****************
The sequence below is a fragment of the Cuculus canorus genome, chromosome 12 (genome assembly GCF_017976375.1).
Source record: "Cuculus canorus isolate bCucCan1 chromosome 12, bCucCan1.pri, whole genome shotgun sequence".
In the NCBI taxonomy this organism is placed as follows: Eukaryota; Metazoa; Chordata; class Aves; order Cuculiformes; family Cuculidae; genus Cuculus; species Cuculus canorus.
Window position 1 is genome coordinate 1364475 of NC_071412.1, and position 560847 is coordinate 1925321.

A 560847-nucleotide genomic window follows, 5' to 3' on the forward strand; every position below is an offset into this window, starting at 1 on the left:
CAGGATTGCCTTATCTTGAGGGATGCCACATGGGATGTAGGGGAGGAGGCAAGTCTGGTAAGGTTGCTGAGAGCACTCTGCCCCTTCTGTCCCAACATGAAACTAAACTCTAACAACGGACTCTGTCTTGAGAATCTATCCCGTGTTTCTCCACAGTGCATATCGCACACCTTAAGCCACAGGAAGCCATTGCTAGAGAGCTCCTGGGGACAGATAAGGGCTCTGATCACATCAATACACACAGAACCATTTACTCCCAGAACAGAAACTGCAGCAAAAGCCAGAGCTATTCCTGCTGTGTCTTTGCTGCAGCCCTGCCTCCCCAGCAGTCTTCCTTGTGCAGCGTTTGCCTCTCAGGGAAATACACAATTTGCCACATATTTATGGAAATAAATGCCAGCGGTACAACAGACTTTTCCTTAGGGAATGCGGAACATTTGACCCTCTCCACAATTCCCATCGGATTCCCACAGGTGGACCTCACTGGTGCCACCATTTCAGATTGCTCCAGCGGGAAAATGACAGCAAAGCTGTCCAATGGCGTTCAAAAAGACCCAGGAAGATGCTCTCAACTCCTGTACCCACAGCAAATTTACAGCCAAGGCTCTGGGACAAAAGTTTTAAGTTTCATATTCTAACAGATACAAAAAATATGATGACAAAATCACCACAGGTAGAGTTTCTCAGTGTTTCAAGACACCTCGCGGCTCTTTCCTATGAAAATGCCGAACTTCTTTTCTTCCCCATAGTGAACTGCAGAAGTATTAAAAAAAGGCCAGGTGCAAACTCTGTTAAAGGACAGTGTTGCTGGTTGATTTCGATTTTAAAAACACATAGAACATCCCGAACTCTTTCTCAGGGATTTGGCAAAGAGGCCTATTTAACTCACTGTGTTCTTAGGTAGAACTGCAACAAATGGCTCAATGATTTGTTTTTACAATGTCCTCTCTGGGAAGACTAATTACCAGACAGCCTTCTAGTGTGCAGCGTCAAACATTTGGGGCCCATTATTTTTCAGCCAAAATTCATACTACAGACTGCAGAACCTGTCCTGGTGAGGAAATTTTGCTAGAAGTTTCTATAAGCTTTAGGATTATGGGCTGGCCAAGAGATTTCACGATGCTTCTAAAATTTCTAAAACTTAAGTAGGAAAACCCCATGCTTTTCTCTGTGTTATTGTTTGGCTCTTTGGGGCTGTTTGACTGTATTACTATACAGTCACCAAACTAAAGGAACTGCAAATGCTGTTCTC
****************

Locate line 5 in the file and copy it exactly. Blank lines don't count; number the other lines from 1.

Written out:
A 560847-nucleotide genomic window follows, 5' to 3' on the forward strand; every position below is an offset into this window, starting at 1 on the left: